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  • Apple Struggling to Get Content for iPad


    With just a couple of weeks to go before the iPad launch, Apple is having a hard time getting big content providers, like TV networks and publishers, to cut deals on providing content for Apple's new device. The Wall Street Journal reports that Apple is scaling back its plans in the face of resistance from the content providers, and observers are wondering if the lack of attractive content may cause iPad sales to stall after enthusiasts - who have helped push iPad pre-orders near the half-million mark - are done buying.

    Apple has made much of the iPad's multimedia capabilities since the product announcement back in January. Calling it a "magical and revolutionary new device," Steve Jobs sat on a couch the stage at the Yerba Buena Center for the Arts in San Francisco and showed off how useful the device was for not only web browsing, but also watching TV and movies, and reading newspapers and magazines. However, the licensing deals for the TV and newspaper content have not materialized, as companies are nervous about the iPad cannabilizing their traditional revenue sources.

    According to what the Journal report refers to as "people familiar with the matter," Apple is being forced to give up its plans to provide an "all-you-can-eat" subscription plan that would have allowed users to watch unlimited TV programming on their iPads for a flat monthly fee. The major networks are having second thoughts about the idea, worrying that it might cut into their revenues, including the billions they get from their deals with cable TV carriers and satellite networks. Reportedly, Apple is pushing hard to sell them on the idea of lowering the price per TV episode to $0.99 US from $1.99 or $2.99, arguing that increasing iTunes sales would be a new source of income.

    Similarly, publishers of newspapers are also resisting Apple's overtures, and the same report says that these deals are being put "on the back burner" for now. One of the main sticking points appears to be Apple's lack of support for Flash content on the new device, which many companies use to serve ads and other content. the publishers are reluctant to rework their sites to work around Apple's disdain for Flash, meaning that the notorious "blue Lego" will continue to haunt the iPad browsing experience.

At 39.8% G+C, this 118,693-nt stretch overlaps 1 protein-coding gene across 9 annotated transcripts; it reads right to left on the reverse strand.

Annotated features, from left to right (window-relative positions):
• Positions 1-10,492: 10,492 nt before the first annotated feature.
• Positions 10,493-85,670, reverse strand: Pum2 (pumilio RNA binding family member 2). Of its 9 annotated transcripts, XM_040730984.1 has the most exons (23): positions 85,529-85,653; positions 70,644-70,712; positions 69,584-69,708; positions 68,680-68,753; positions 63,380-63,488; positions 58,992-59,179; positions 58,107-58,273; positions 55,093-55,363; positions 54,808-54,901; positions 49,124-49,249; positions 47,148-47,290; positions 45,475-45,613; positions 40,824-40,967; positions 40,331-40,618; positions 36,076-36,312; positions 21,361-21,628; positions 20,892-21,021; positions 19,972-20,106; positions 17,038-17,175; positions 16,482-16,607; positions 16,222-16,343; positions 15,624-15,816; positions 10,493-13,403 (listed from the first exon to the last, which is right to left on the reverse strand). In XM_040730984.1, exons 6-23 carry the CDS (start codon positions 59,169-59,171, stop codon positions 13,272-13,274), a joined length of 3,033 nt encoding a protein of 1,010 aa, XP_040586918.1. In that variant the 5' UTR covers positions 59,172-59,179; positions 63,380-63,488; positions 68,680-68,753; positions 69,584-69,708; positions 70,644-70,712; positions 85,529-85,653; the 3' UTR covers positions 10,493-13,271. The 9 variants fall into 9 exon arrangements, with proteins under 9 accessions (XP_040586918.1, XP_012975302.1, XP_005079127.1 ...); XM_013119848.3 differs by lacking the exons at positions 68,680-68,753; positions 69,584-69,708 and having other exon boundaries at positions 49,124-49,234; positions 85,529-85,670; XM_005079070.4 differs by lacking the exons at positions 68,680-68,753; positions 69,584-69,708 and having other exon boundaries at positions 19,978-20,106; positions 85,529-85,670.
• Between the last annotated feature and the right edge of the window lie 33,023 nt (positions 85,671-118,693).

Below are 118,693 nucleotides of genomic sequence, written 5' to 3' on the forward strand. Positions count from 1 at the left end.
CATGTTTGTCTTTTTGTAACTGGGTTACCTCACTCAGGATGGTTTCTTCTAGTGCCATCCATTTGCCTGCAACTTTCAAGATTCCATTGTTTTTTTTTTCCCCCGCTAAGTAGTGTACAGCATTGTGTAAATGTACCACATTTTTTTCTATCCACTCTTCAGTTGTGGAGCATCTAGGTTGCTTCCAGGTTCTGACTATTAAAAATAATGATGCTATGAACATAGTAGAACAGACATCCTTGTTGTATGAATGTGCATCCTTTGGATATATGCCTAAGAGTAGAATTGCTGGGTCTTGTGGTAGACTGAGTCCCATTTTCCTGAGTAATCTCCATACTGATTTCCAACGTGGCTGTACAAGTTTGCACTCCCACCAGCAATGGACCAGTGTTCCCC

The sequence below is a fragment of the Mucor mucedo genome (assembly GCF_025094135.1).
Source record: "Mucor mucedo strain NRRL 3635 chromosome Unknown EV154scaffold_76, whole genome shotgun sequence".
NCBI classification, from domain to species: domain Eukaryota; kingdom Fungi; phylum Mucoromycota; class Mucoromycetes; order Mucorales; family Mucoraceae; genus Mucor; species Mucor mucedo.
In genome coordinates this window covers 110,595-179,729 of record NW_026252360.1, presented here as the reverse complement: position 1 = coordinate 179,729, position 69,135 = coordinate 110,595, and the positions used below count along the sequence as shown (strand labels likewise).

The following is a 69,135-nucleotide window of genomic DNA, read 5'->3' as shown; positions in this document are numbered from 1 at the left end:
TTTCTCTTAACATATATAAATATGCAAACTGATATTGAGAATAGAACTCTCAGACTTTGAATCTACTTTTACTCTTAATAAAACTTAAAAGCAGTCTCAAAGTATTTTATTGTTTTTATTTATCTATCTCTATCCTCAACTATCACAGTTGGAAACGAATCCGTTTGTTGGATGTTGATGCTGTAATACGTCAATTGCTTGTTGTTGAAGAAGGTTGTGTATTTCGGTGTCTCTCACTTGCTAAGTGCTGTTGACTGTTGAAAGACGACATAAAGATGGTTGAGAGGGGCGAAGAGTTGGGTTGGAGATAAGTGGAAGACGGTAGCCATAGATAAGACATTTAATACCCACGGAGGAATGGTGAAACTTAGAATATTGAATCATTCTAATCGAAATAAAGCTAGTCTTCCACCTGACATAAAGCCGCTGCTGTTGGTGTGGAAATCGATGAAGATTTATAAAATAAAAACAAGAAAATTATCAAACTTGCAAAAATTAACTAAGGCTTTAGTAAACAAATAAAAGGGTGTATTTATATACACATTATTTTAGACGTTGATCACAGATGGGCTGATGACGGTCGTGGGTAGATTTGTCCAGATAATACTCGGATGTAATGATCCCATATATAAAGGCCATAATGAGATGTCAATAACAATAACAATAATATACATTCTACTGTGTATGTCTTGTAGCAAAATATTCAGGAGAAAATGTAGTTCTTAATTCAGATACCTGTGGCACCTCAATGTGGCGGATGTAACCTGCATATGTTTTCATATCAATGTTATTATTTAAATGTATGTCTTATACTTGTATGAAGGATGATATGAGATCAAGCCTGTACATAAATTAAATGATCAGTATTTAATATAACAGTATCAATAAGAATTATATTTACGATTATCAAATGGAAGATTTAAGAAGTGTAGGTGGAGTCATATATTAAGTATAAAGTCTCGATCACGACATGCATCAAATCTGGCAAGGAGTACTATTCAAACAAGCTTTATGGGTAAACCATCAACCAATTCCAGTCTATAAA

One bright spot for Apple is the apparent excitement among book publishers for the new device. Deals are reportedly already set with major and independent publishers including Hachette Book Group, HarperCollins Publishers, Macmillan Publishers, Penguin Group and Simon & Schuster, and the new iBookstore should have a broad assortment of titles available when it launches. Users will also have the option of loading content that is encoded with the open ePub standard, and both Amazon and Barnes & Noble have announced that they are developing iPad apps for their e-book offerings.
    This article was originally published in forum thread: Apple Struggling to Get Content for iPad started by Paul Daniel Ash View original post
    Comments 32 Comments
    1. iPhone3G[S]'s Avatar
      iPhone3G[S] -
      lol, this is a joke, right?

      There is already more content available for the iPad then I will be able to view/read/use in a life time.
    1. gunnysir's Avatar
      gunnysir -
      Newspapers and TV are still stuck in the Dark Ages and need to learn the new digital paradym. When are they gonna learn or will the make the same mistake music companies did. Digtial is where it is and where it is going, they need to get their heads out of the sand!
    1. lolcats1's Avatar
      lolcats1 -
      Quote Originally Posted by Amadomon View Post
      Flash IS CPU-intensive, and few sites use it properly.
      that was true in 2000
    1. PlatoTheForms's Avatar
      PlatoTheForms -
      Quote Originally Posted by stickyd View Post